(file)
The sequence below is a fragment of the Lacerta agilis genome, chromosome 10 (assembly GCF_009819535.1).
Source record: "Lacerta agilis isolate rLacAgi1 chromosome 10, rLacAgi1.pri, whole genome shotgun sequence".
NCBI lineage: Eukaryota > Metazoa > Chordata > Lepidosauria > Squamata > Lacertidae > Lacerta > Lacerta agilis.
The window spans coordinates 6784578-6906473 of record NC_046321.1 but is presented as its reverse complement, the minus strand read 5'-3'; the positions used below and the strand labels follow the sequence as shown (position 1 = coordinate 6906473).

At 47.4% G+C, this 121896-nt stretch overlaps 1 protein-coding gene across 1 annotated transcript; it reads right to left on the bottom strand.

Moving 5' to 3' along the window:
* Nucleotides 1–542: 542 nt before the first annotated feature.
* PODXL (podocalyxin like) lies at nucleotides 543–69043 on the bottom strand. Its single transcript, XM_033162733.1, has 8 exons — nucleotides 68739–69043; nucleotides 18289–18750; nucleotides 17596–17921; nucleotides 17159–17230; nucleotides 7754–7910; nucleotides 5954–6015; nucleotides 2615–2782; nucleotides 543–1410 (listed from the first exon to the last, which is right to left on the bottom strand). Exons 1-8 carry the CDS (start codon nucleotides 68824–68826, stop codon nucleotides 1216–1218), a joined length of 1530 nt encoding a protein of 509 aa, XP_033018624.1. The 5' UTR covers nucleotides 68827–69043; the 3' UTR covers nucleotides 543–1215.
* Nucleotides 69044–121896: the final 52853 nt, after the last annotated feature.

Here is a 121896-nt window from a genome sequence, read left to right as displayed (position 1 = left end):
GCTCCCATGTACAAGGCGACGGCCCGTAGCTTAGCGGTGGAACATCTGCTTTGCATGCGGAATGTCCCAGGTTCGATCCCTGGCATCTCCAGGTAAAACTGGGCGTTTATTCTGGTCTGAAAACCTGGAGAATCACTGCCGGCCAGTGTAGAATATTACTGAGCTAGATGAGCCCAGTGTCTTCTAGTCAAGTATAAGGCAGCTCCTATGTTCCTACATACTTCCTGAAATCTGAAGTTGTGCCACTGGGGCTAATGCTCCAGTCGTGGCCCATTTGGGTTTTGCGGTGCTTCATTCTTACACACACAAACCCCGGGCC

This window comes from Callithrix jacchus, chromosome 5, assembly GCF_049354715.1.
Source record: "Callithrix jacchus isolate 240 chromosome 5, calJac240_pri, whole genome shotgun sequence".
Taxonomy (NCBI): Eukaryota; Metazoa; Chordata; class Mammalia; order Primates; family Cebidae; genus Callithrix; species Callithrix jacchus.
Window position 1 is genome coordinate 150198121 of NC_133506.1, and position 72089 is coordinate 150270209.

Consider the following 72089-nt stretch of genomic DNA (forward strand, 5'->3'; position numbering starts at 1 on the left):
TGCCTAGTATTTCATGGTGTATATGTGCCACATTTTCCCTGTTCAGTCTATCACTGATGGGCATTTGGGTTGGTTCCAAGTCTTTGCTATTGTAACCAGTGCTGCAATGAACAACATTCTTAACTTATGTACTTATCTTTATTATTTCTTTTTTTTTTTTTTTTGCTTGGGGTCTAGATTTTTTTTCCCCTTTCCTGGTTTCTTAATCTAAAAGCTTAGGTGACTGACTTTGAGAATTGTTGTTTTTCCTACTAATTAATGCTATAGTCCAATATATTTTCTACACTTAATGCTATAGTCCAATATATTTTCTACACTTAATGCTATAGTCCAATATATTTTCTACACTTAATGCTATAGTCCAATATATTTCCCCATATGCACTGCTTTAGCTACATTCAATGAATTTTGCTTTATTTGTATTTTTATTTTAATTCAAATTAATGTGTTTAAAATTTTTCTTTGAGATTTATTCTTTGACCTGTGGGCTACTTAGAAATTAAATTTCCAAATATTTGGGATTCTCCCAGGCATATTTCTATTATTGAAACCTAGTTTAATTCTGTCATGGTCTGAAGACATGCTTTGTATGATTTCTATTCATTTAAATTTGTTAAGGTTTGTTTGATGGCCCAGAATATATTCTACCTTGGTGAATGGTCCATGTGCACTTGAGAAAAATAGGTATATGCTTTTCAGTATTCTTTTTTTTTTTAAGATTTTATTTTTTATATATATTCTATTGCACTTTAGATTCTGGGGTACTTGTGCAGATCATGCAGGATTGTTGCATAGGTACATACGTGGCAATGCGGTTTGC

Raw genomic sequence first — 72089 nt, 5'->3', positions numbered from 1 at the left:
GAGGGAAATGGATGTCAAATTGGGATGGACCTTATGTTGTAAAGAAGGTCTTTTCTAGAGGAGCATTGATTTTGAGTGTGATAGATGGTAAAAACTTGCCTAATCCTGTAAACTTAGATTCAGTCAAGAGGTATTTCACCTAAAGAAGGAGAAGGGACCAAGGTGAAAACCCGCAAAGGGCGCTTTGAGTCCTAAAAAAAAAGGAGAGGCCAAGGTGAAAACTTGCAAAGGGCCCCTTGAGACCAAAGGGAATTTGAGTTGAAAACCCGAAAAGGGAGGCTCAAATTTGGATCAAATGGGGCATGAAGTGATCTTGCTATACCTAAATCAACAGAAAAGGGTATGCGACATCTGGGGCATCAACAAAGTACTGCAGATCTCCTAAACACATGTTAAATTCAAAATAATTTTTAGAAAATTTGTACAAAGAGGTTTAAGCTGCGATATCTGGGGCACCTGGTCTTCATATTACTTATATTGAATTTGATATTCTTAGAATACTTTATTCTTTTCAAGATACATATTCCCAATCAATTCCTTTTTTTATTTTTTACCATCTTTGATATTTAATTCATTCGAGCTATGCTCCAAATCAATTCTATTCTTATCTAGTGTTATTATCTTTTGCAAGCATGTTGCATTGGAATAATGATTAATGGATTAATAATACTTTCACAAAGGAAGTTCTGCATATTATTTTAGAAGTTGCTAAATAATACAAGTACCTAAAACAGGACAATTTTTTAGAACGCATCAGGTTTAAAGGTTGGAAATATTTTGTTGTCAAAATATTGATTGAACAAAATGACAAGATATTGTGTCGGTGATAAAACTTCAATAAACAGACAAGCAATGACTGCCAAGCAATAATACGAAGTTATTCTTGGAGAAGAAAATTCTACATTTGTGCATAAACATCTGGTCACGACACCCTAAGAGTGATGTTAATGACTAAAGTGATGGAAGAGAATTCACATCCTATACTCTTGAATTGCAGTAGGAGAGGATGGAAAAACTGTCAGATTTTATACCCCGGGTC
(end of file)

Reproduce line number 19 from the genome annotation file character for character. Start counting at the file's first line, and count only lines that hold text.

GAGGGAAATGGATGTCAAATTGGGATGGACCTTATGTTGTAAAGAAGGTCTTTTCTAGAGGAGCATTGATTTTGAGTGTGATAGATGGTAAAAACTTGCCTAATCCTGTAAACTTAGATTCAGTCAAGAGGTATTTCACCTAAAGAAGGAGAAGGGACCAAGGTGAAAACCCGCAAAGGGCGCTTTGAGTCCTAAAAAAAAAGGAGAGGCCAAGGTGAAAACTTGCAAAGGGCCCCTTGAGACCAAAGGGAATTTGAGTTGAAAACCCGAAAAGGGAGGCTCAAATTTGGATCAAATGGGGCATGAAGTGATCTTGCTATACCTAAATCAACAGAAAAGGGTATGCGACATCTGGGGCATCAACAAAGTACTGCAGATCTCCTAAACACATGTTAAATTCAAAATAATTTTTAGAAAATTTGTACAAAGAGGTTTAAGCTGCGATATCTGGGGCACCTGGTCTTCATATTACTTATATTGAATTTGATATTCTTAGAATACTTTATTCTTTTCAAGATACATATTCCCAATCAATTCCTTTTTTTATTTTTTACCATCTTTGATATTTAATTCATTCGAGCTATGCTCCAAATCAATTCTATTCTTATCTAGTGTTATTATCTTTTGCAAGCATGTTGCATTGGAATAATGATTAATGGATTAATAATACTTTCACAAAGGAAGTTCTGCATATTATTTTAGAAGTTGCTAAATAATACAAGTACCTAAAACAGGACAATTTTTTAGAACGCATCAGGTTTAAAGGTTGGAAATATTTTGTTGTCAAAATATTGATTGAACAAAATGACAAGATATTGTGTCGGTGATAAAACTTCAATAAACAGACAAGCAATGACTGCCAAGCAATAATACGAAGTTATTCTTGGAGAAGAAAATTCTACATTTGTGCATAAACATCTGGTCACGACACCCTAAGAGTGATGTTAATGACTAAAGTGATGGAAGAGAATTCACATCCTATACTCTTGAATTGCAGTAGGAGAGGATGGAAAAACTGTCAGATTTTATACCCCGGGTC